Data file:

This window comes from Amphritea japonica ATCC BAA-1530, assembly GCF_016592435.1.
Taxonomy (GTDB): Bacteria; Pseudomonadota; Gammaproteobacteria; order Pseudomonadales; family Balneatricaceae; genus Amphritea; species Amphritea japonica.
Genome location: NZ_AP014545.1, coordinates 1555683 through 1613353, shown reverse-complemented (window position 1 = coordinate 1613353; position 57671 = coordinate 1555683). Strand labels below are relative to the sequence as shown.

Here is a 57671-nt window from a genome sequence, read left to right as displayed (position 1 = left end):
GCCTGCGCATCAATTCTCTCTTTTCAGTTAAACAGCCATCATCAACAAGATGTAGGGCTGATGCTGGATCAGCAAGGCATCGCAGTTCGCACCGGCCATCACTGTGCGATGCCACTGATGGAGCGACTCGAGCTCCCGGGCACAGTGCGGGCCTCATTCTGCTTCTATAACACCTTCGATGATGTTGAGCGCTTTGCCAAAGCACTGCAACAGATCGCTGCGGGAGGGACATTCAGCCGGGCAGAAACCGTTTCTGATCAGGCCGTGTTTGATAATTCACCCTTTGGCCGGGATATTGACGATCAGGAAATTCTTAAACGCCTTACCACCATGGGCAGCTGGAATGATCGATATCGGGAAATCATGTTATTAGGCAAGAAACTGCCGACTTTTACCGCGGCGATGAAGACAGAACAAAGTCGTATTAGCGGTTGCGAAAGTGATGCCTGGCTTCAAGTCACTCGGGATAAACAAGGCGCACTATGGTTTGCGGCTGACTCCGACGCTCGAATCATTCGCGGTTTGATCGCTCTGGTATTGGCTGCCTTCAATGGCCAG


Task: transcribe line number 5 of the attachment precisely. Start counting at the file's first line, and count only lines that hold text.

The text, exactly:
GCCTGCGCATCAATTCTCTCTTTTCAGTTAAACAGCCATCATCAACAAGATGTAGGGCTGATGCTGGATCAGCAAGGCATCGCAGTTCGCACCGGCCATCACTGTGCGATGCCACTGATGGAGCGACTCGAGCTCCCGGGCACAGTGCGGGCCTCATTCTGCTTCTATAACACCTTCGATGATGTTGAGCGCTTTGCCAAAGCACTGCAACAGATCGCTGCGGGAGGGACATTCAGCCGGGCAGAAACCGTTTCTGATCAGGCCGTGTTTGATAATTCACCCTTTGGCCGGGATATTGACGATCAGGAAATTCTTAAACGCCTTACCACCATGGGCAGCTGGAATGATCGATATCGGGAAATCATGTTATTAGGCAAGAAACTGCCGACTTTTACCGCGGCGATGAAGACAGAACAAAGTCGTATTAGCGGTTGCGAAAGTGATGCCTGGCTTCAAGTCACTCGGGATAAACAAGGCGCACTATGGTTTGCGGCTGACTCCGACGCTCGAATCATTCGCGGTTTGATCGCTCTGGTATTGGCTGCCTTCAATGGCCAG